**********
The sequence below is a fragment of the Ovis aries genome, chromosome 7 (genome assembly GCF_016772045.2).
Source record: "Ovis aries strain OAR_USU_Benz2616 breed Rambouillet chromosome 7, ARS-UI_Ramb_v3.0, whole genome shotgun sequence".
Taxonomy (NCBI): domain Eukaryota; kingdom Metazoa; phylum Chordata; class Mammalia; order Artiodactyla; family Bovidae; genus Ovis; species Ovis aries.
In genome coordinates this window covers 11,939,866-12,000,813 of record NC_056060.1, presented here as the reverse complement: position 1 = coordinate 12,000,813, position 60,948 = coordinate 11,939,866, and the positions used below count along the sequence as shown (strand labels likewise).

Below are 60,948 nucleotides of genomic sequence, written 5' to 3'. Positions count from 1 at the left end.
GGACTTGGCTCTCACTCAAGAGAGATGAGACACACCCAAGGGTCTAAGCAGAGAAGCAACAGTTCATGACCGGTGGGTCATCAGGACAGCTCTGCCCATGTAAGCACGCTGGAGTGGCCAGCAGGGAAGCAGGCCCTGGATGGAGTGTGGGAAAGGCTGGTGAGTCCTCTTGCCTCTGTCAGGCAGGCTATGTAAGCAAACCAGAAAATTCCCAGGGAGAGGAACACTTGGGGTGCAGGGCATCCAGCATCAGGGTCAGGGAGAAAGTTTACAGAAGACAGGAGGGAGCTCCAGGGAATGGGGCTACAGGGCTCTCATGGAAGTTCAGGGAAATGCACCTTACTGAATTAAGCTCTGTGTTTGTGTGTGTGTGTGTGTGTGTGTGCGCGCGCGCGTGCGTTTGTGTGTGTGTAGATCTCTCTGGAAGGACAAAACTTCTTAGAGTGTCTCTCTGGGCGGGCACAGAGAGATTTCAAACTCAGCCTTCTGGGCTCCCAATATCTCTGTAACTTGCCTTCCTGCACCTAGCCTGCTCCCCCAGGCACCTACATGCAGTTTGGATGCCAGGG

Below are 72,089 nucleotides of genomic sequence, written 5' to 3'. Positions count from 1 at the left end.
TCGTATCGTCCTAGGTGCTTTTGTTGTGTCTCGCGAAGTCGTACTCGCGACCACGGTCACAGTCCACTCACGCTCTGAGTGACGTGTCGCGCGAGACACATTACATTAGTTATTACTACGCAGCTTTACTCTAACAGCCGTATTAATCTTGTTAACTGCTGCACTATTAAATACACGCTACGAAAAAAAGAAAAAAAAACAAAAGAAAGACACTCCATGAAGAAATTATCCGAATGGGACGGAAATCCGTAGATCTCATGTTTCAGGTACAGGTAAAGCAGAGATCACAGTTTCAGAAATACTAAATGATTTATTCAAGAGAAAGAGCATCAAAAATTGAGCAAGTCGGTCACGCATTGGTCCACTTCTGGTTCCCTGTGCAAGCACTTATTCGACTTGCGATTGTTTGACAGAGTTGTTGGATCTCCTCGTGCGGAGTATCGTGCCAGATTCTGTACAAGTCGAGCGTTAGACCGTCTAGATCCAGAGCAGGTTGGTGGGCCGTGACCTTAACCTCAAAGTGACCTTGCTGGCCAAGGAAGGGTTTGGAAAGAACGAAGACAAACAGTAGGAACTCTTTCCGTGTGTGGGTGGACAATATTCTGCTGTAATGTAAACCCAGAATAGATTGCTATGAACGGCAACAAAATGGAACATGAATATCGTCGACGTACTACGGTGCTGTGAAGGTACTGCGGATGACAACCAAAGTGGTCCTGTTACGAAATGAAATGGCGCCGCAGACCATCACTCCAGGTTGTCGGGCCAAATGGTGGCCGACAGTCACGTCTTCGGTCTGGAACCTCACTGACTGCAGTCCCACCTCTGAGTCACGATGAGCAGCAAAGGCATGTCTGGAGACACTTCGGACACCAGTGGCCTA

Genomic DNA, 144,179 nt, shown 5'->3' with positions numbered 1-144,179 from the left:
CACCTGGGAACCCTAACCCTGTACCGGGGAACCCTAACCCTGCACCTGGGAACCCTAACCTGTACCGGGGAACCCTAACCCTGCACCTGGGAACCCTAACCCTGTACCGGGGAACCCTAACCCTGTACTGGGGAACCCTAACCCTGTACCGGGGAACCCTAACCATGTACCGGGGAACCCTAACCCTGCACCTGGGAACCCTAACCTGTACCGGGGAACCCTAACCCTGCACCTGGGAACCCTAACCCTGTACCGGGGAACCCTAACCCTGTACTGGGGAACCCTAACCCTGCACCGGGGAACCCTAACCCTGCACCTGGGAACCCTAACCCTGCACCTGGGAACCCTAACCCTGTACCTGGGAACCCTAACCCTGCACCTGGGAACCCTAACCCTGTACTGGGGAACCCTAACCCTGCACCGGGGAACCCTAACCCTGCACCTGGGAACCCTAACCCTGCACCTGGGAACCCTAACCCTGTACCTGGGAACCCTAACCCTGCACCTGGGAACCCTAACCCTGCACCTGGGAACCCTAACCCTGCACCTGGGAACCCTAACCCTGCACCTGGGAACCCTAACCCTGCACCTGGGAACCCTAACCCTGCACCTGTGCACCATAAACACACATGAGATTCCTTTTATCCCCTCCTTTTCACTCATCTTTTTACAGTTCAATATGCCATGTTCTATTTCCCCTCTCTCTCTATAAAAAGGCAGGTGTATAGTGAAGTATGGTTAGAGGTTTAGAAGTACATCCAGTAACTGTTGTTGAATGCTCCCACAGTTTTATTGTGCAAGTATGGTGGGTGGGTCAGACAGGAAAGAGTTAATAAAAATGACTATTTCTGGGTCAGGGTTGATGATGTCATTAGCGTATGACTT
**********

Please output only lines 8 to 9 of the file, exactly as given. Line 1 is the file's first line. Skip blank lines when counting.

TCGTATCGTCCTAGGTGCTTTTGTTGTGTCTCGCGAAGTCGTACTCGCGACCACGGTCACAGTCCACTCACGCTCTGAGTGACGTGTCGCGCGAGACACATTACATTAGTTATTACTACGCAGCTTTACTCTAACAGCCGTATTAATCTTGTTAACTGCTGCACTATTAAATACACGCTACGAAAAAAAGAAAAAAAAACAAAAGAAAGACACTCCATGAAGAAATTATCCGAATGGGACGGAAATCCGTAGATCTCATGTTTCAGGTACAGGTAAAGCAGAGATCACAGTTTCAGAAATACTAAATGATTTATTCAAGAGAAAGAGCATCAAAAATTGAGCAAGTCGGTCACGCATTGGTCCACTTCTGGTTCCCTGTGCAAGCACTTATTCGACTTGCGATTGTTTGACAGAGTTGTTGGATCTCCTCGTGCGGAGTATCGTGCCAGATTCTGTACAAGTCGAGCGTTAGACCGTCTAGATCCAGAGCAGGTTGGTGGGCCGTGACCTTAACCTCAAAGTGACCTTGCTGGCCAAGGAAGGGTTTGGAAAGAACGAAGACAAACAGTAGGAACTCTTTCCGTGTGTGGGTGGACAATATTCTGCTGTAATGTAAACCCAGAATAGATTGCTATGAACGGCAACAAAATGGAACATGAATATCGTCGACGTACTACGGTGCTGTGAAGGTACTGCGGATGACAACCAAAGTGGTCCTGTTACGAAATGAAATGGCGCCGCAGACCATCACTCCAGGTTGTCGGGCCAAATGGTGGCCGACAGTCACGTCTTCGGTCTGGAACCTCACTGACTGCAGTCCCACCTCTGAGTCACGATGAGCAGCAAAGGCATGTCTGGAGACACTTCGGACACCAGTGGCCTA

Genomic DNA, 144,179 nt, shown 5'->3' with positions numbered 1-144,179 from the left: